From the founding of the Human Anatomy and Physiology Society (HAPS) as an organization in 1989, there has been a general agreement that many of our students find the study of Human Anatomy and Physiology to be difficult.  For some there is the difficulty in the sheer volume of new words to process and for most there is also a difficulty in conceptualizing the body as a set of integrated organ systems with interdependent processes necessary to sustain the life of the whole person.  Partially to counteract grade inflation pressures on individual campuses, partially to justify requests for baseline prerequisite courses, and partially just for our own reference, there has been an ongoing desire for more “objective’ ways to know how well our students are doing.  Out of this impulse the “HAPS Comprehensive Exam” was born in first draft around 1992 and piloted in June of 1993. I have great familiarity with the exam as I took over scoring the exam from Chris Farrell (Trivecca Nazerene University) and did all the central scoring of paper and pencil exams from the summer of 2007 through the spring of 2015, when the paper and pencil version was discontinued.

The exam has undergone several major revisions through time and has migrated from the original mail order, self-scored, paper and pencil form to a secure on-line testing environment.  The HAPS Exam Program continues to write new questions and refine the scoring algorithm.  Some questions (up to 20 per administration) are being tested for validity and reliability before being permanently added into the master question database.  The exam has costs associated with the maintenance of the database, validation of new questions, test administration, and data analysis of the results.  Consequently the exam is offered on a per-test fee basis to faculty and administrators at accredited institutions of higher education.

The HAPS exam is now a secure 100+ item test correlated to the HAPS Learning Outcomes for Undergraduate Anatomy and Physiology.  It is currently the only validated means for obtaining comparison data across textbooks and publishers to help benchmark the performance of your students against the performance of other A&P students across the North American continent.

The HAPS Exam is now a computerized assessment.
The HAPS Exam is now a computerized assessment.

There are now several versions of the exam including the combined exam and subsets for A&P I only and A&P II only.  Neither the complete exams nor the individual items contained in the exams are, or have ever claimed to be, perfect or without flaws.  The HAPS exam is not an exhaustive examination of everything that your students actually know or even theoretically should know.  The HAPS exam is not a substitute for a final exam targeted to your student population and your particular course.  The HAPS exam score by itself in isolation is not a total representation of your students’ learning or the quality of your course(s).  But in this era of assessment and accountability the HAPS Exam remains the only nationally normed and somewhat standardized examination over the content and concepts of Human Anatomy and Physiology.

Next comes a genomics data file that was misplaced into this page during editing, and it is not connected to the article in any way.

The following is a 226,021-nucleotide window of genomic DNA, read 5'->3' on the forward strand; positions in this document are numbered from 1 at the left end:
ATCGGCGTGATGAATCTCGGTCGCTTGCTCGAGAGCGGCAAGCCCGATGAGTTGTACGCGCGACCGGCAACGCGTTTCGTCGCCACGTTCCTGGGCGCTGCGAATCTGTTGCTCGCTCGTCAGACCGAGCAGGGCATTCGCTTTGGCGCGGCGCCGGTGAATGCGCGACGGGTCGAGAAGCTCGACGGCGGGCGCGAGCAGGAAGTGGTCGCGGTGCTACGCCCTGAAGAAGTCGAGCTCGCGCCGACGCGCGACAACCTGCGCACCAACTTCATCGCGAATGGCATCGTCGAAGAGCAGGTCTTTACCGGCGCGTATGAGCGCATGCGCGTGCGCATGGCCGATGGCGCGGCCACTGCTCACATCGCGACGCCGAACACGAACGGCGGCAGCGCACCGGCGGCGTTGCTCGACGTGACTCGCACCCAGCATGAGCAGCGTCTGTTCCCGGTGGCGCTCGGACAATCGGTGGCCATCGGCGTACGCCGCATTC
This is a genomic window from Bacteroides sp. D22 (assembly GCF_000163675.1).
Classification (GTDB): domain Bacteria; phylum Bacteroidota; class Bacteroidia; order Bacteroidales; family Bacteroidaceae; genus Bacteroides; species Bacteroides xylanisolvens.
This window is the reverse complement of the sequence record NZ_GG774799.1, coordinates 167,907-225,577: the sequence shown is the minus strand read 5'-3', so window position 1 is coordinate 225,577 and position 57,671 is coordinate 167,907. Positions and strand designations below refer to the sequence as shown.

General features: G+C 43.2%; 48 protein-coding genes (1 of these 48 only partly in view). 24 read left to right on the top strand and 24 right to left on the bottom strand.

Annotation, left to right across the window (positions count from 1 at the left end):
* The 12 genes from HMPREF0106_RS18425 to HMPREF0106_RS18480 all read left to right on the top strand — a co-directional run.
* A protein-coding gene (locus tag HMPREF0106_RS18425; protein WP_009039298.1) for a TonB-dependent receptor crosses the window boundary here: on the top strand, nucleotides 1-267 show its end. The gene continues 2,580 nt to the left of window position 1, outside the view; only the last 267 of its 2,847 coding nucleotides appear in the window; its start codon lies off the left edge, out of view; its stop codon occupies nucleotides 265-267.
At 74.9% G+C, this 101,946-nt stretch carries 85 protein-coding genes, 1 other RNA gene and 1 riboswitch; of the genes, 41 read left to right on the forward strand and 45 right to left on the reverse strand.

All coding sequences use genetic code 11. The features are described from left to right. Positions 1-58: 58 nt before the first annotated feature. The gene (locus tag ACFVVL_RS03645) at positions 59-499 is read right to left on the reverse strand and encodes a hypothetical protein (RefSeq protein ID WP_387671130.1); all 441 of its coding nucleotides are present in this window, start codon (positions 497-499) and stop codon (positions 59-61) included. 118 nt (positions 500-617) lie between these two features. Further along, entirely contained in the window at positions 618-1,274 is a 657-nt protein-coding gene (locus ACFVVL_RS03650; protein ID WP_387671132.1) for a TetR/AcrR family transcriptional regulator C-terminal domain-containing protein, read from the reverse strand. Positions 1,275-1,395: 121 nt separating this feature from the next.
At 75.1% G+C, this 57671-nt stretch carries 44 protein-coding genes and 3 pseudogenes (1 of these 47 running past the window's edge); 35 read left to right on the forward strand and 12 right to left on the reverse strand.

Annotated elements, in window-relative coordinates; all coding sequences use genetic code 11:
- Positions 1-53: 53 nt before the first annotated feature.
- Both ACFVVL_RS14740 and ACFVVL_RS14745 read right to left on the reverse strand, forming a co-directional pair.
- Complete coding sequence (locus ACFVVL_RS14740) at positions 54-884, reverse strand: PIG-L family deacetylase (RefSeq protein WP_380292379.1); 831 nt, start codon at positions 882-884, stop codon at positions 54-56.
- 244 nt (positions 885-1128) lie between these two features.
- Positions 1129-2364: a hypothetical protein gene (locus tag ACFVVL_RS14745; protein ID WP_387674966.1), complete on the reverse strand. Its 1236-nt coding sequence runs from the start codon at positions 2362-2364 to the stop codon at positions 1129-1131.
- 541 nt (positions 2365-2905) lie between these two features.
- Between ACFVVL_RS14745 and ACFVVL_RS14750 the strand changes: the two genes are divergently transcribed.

What makes the HAPS Exam valuable?

The HAPS exam data is very useful in accreditation reports to validate efficacy of curriculum changes that have been made or to provide leverage to support requests for proposed changes.  Sequentially administered test results over several years is a potentially powerful data source for answering the question, “How do you know it works?”  Although administrators often find this the most compelling reason to justify the annual expense of the exam, I have found, personally, that the ability to gain perspective on my students’ performance to be of even more value.

I have found that the HAPS exam gives us at the St. Louis College of Pharmacy the opportunity to step back away from our local concerns and get a bit of perspective on how our students are actually doing.  They may not be mastering the nervous system in the way we would like, but guess what?  Turns out that many students across North America are struggling with that system.  This doesn’t mean that we give up or quit trying.  It just means that we have a more realistic sense of the challenge we are facing – not just at our school but across all of HAPS.  If we are all having difficult in getting our students to deeply engage with a particular topic or system, I know I can go to the HAPS listserv (I still call it that) and ask around for what others are doing to address the issues we are facing.  It is very empowering to know that neither I, nor my colleagues, nor my students as a group, are necessarily failing, even when I can see room for improvement in my students’ development of meaningful understanding of A&P.  Perspective taking can be very powerful.

And if my/our students do particularly well in one area compared to the normed average?  Well then I/we have the perfect topic/technique/workshop to share at the next HAPS annual meeting, or an article for HAPS Ed, or other publication!  I can feel especially confident in offering my thoughts, suggestions and materials to others because I have evidence that what I and my colleagues are doing is helping our students meet not only our expectations, but allowing achievement at or above the national norm.

The more schools and students who participate, the more meaningful the results become.  If you have not done so before, think about the HAPS exam this year.